A new study says the brain plays a major role in the ability of insulin therapy to lower blood sugar in animals with diabetes.
The findings, published in the journal Cell Metabolism, suggests that therapies that boost the brain response to insulin might improve blood sugar control while lowering the required dose of the hormone in individuals with diabetes.
That advance, in turn, might help to reduce side effects of insulin treatment, such as weight gain, researchers said.
Scientists once thought that insulin's effects were limited to peripheral body tissues that respond to the hormone by importing glucose. However, more recent studies have revealed that insulin receptors in the brain also play an important role in normal blood sugar control, researchers said.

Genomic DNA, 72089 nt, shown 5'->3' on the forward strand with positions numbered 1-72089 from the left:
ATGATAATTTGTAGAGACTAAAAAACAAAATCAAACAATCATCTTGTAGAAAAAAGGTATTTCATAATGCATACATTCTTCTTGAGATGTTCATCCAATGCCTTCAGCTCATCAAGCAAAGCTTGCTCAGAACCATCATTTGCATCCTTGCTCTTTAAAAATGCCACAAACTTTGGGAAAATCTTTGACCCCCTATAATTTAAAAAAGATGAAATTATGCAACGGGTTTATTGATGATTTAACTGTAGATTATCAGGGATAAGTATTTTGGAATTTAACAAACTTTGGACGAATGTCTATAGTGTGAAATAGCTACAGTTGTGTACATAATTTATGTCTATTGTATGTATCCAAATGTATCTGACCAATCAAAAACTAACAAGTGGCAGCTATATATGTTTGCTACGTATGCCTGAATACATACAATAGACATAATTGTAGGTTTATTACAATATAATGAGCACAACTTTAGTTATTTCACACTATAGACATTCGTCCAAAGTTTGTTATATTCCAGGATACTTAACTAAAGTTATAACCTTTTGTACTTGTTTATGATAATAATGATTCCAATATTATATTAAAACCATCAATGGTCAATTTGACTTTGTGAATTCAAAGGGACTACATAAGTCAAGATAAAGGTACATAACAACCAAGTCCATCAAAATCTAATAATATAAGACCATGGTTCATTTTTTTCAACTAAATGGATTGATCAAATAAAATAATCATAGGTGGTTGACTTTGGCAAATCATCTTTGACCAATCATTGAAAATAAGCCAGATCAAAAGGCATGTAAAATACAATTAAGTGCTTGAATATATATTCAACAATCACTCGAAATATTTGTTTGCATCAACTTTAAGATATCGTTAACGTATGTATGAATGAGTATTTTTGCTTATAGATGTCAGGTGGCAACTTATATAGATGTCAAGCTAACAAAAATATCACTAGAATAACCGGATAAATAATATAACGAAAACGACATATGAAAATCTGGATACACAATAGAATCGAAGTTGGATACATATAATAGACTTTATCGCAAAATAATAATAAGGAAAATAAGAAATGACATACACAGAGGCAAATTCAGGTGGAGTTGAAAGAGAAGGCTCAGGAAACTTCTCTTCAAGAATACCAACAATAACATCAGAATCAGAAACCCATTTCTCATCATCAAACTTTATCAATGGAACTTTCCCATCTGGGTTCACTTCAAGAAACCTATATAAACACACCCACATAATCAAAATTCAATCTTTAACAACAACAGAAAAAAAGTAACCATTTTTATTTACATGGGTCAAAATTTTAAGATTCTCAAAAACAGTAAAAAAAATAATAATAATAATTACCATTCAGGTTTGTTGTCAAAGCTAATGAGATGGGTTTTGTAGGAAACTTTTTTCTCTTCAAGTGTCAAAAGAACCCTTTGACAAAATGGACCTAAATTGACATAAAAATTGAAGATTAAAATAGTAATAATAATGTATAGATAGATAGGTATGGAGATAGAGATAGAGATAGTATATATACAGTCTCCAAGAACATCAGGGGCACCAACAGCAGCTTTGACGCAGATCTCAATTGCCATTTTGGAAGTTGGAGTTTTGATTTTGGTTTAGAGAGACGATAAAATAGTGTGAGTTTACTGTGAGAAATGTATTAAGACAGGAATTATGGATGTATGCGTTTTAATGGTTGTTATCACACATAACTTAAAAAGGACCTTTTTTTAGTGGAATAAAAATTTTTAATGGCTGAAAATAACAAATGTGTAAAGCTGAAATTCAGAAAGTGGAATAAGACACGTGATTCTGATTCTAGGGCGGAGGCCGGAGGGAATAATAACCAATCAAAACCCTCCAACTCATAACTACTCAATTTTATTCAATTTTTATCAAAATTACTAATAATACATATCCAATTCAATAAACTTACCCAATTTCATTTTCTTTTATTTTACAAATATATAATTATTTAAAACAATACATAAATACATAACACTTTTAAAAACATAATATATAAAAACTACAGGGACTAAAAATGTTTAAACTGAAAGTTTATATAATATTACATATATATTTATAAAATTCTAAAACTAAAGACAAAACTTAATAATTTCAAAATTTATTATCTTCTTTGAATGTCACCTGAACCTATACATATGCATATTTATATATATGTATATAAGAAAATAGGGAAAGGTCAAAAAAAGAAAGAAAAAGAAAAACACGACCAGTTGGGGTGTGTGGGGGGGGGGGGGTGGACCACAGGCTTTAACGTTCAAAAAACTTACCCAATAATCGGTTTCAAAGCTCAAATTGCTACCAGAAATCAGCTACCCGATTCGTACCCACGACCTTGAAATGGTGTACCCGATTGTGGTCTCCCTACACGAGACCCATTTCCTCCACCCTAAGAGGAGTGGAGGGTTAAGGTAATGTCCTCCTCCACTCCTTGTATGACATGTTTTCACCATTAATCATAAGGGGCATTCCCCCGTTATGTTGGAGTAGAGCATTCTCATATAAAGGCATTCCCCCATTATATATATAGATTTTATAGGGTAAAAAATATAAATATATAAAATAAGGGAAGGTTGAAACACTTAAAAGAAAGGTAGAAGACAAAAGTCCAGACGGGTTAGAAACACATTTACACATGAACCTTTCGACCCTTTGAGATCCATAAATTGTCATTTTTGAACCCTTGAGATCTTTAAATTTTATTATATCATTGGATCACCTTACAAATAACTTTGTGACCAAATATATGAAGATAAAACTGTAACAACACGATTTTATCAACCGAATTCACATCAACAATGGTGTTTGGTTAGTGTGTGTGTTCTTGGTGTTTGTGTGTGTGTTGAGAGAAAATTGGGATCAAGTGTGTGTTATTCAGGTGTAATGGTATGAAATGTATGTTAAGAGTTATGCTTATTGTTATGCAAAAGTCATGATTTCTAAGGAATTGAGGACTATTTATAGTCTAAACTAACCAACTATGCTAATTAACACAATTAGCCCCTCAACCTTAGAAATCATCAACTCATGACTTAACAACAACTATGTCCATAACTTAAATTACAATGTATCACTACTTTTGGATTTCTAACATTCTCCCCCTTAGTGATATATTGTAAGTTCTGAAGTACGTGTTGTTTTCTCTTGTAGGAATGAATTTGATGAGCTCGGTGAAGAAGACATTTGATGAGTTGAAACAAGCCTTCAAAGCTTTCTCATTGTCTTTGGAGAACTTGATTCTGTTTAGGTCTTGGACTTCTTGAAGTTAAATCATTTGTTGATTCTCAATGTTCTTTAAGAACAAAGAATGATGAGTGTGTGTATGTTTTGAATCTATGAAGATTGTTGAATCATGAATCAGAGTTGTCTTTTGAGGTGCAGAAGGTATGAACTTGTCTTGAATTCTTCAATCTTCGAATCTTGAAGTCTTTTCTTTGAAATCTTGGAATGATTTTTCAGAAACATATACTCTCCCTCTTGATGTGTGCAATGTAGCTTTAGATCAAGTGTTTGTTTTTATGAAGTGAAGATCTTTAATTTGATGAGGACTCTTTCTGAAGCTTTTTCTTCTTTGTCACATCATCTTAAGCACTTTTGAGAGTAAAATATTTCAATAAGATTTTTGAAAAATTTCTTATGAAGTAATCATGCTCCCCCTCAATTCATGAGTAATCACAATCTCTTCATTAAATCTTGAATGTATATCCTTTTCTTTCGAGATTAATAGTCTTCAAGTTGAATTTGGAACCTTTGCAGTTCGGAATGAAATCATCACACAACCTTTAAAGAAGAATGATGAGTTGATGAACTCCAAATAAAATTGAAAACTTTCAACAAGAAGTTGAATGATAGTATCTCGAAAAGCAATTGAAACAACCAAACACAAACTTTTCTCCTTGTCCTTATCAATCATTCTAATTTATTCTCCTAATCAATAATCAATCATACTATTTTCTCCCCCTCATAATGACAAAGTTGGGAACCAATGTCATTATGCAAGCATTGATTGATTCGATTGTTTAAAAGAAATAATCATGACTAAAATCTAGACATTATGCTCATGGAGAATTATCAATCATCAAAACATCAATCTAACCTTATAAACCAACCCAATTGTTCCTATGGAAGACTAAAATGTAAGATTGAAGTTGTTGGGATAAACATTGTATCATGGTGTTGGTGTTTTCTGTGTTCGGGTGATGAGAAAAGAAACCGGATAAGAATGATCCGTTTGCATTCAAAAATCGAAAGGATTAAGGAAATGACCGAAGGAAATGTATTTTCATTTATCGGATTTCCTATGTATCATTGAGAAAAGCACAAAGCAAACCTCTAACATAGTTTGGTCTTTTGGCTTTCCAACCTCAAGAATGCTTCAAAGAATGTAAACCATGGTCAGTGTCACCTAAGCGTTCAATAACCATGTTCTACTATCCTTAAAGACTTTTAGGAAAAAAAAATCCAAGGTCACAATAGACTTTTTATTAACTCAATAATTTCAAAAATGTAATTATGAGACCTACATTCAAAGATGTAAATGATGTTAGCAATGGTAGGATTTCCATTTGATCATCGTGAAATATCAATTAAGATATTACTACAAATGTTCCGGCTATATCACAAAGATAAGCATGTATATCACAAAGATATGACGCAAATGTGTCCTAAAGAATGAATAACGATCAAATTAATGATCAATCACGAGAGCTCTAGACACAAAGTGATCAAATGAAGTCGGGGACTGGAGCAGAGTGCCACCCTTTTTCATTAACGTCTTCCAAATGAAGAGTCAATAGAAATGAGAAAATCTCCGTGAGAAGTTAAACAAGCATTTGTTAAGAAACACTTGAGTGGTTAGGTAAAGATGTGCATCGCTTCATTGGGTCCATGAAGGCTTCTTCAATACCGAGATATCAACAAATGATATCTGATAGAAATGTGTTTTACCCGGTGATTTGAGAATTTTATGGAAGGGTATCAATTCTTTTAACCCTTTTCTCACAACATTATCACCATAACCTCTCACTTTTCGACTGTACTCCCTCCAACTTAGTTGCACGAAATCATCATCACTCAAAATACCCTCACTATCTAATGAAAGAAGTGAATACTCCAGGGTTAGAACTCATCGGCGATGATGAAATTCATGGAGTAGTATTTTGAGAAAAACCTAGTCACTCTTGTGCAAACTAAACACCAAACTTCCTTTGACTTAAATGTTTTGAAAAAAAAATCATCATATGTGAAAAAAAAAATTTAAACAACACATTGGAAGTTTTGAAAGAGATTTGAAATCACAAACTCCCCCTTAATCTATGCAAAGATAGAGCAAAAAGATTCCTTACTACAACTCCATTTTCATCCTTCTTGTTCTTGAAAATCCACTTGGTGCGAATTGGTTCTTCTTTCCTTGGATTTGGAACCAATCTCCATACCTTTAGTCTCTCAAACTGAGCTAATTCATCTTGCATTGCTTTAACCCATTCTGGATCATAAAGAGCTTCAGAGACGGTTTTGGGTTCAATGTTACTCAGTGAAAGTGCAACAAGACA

Copyright 2006 by United Press International
Explore further: Study examines role of ghrelin receptor in fat tissue inflammation and insulin resistance